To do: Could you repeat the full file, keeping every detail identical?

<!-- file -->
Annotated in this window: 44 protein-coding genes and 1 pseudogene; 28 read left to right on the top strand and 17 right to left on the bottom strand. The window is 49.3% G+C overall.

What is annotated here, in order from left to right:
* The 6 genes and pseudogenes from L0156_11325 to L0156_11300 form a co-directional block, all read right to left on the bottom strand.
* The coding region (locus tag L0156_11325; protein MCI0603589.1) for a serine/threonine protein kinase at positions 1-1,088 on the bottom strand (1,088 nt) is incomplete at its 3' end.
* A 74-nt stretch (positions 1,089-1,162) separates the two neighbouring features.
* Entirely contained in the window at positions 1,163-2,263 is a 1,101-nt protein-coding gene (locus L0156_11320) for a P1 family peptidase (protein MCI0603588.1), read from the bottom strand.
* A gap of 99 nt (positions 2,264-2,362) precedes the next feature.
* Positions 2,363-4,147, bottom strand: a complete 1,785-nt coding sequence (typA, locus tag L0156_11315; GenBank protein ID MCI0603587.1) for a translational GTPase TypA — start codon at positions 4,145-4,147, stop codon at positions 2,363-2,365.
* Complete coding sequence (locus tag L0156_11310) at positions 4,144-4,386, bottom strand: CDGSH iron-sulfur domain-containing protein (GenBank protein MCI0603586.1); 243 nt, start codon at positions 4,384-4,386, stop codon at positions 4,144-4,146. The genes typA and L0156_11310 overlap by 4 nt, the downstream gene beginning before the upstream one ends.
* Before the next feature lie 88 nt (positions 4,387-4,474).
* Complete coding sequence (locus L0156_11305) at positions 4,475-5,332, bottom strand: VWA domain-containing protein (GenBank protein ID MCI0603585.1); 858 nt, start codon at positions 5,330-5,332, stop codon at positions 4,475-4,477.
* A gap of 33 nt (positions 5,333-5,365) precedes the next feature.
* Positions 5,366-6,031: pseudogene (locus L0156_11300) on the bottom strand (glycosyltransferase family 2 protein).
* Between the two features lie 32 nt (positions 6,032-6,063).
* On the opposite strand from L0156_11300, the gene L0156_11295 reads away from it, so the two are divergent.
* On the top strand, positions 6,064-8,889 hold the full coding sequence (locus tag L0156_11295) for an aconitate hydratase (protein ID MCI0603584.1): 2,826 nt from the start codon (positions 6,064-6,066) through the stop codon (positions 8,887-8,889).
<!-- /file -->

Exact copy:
Annotated in this window: 44 protein-coding genes and 1 pseudogene; 28 read left to right on the top strand and 17 right to left on the bottom strand. The window is 49.3% G+C overall.

What is annotated here, in order from left to right:
* The 6 genes and pseudogenes from L0156_11325 to L0156_11300 form a co-directional block, all read right to left on the bottom strand.
* The coding region (locus tag L0156_11325; protein MCI0603589.1) for a serine/threonine protein kinase at positions 1-1,088 on the bottom strand (1,088 nt) is incomplete at its 3' end.
* A 74-nt stretch (positions 1,089-1,162) separates the two neighbouring features.
* Entirely contained in the window at positions 1,163-2,263 is a 1,101-nt protein-coding gene (locus L0156_11320) for a P1 family peptidase (protein MCI0603588.1), read from the bottom strand.
* A gap of 99 nt (positions 2,264-2,362) precedes the next feature.
* Positions 2,363-4,147, bottom strand: a complete 1,785-nt coding sequence (typA, locus tag L0156_11315; GenBank protein ID MCI0603587.1) for a translational GTPase TypA — start codon at positions 4,145-4,147, stop codon at positions 2,363-2,365.
* Complete coding sequence (locus tag L0156_11310) at positions 4,144-4,386, bottom strand: CDGSH iron-sulfur domain-containing protein (GenBank protein MCI0603586.1); 243 nt, start codon at positions 4,384-4,386, stop codon at positions 4,144-4,146. The genes typA and L0156_11310 overlap by 4 nt, the downstream gene beginning before the upstream one ends.
* Before the next feature lie 88 nt (positions 4,387-4,474).
* Complete coding sequence (locus L0156_11305) at positions 4,475-5,332, bottom strand: VWA domain-containing protein (GenBank protein ID MCI0603585.1); 858 nt, start codon at positions 5,330-5,332, stop codon at positions 4,475-4,477.
* A gap of 33 nt (positions 5,333-5,365) precedes the next feature.
* Positions 5,366-6,031: pseudogene (locus L0156_11300) on the bottom strand (glycosyltransferase family 2 protein).
* Between the two features lie 32 nt (positions 6,032-6,063).
* On the opposite strand from L0156_11300, the gene L0156_11295 reads away from it, so the two are divergent.
* On the top strand, positions 6,064-8,889 hold the full coding sequence (locus tag L0156_11295) for an aconitate hydratase (protein ID MCI0603584.1): 2,826 nt from the start codon (positions 6,064-6,066) through the stop codon (positions 8,887-8,889).